The Snapdragon 865 was fabbed on TSMC’s N7P process (second gen 7 nm), but Qualcomm switched to Samsung foundries when ordering the Snapdragon 888. The Snapdragon 888+ is built on the same Samsung 5 nm node, it’s just a higher-binned part with the Cortex-X1 clocked at 2.995 GHz (up from 2.84 GHz) and the NPU cranked up to 32 TOPS (up from 26 TOPS).
Things will look different next year, says Ice Universe – the Snapdragon 895 will be fabbed by Samsung at its 4 nm node, while the Snapdragon 895+ upgrade will be made at TSMC’s 4 nm foundries instead.
Both are refinements of the respective 5 nm nodes of the foundries, however, the performance advantages and potential power savings of the new processes have not been publicly announced yet.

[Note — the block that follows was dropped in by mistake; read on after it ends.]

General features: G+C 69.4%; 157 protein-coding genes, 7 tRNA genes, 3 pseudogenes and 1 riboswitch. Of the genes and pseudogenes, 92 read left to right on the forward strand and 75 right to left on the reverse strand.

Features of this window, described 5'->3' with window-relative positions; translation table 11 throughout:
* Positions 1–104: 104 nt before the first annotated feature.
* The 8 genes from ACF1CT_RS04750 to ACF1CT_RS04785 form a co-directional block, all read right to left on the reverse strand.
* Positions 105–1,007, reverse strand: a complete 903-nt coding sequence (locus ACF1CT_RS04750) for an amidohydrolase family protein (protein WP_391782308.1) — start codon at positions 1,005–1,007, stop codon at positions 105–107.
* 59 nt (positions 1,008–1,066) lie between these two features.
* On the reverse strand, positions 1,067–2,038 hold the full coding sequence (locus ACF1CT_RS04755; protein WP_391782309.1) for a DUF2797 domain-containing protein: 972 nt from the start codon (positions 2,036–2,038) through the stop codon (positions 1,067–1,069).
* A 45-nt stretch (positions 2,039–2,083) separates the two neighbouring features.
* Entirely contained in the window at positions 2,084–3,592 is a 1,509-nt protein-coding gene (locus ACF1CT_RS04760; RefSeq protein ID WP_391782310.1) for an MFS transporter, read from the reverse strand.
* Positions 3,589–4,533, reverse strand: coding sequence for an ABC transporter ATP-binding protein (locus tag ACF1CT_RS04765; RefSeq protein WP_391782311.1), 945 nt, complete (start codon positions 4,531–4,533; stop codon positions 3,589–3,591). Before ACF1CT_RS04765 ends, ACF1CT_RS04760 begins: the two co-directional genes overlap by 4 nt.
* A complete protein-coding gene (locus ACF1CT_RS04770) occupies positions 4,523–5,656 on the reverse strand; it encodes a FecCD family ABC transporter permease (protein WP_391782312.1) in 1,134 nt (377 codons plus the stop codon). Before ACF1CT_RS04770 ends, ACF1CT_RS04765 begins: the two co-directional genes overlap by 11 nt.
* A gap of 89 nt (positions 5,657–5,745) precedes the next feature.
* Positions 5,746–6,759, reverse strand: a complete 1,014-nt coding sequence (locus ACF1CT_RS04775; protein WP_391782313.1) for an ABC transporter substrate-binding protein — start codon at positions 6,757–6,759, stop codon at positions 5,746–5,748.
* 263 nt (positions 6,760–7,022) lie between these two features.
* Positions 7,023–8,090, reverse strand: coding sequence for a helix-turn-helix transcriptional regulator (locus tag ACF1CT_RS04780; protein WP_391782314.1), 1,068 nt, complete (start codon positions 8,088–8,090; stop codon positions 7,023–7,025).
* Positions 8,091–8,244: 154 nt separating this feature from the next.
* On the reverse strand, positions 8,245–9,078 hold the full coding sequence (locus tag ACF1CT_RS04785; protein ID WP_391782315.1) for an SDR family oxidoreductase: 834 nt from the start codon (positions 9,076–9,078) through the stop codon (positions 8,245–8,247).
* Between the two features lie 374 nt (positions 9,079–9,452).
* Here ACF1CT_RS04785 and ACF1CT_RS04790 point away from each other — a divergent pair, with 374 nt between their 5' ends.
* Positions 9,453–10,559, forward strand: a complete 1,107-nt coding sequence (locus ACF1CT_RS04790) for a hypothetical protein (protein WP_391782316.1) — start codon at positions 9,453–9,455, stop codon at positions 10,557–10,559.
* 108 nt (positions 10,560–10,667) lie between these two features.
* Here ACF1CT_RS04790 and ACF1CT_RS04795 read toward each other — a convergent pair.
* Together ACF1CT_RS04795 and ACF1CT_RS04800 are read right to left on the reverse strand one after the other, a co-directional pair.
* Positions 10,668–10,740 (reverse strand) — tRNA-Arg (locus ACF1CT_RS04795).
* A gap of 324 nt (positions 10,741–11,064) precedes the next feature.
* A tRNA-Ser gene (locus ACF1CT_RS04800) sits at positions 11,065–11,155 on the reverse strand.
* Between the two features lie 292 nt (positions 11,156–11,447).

Chances are that the Snapdragon 895 and 895+ will follow a similar timetable as the two 888 versions this year – the vanilla version launches in December/January, the Plus comes half a year later. If nothing else, the semiconductor shortage will have (hopefully) cleared up by then.
Qualcomm’s foundry choices last year may have been restricted by Apple buying a large share of TSMC’s 5 nm supply for both its Apple A14 and M1 chipsets. Next year, however, the company will reportedly split the orders and get 4 nm A15 chips for iPhones and 3 nm chips for iPads. One way or another, there is enough production capacity available at TSMC’s foundries that even MediaTek ordered 4 nm chipsets (in fact, those may be the first 4 nm chips to hit the market, but they will be pricey).
Samsung is expected to use its own 4 nm foundry to make the Exynos 2200, which should be the first chip with an AMD RDNA 2 GPU. Qualcomm picked Samsung’s 4 nm foundry for its X65 and X62 5G modems, so it’s only natural for the Snapdragon 895 (which will have an integrated X65) to use the same process.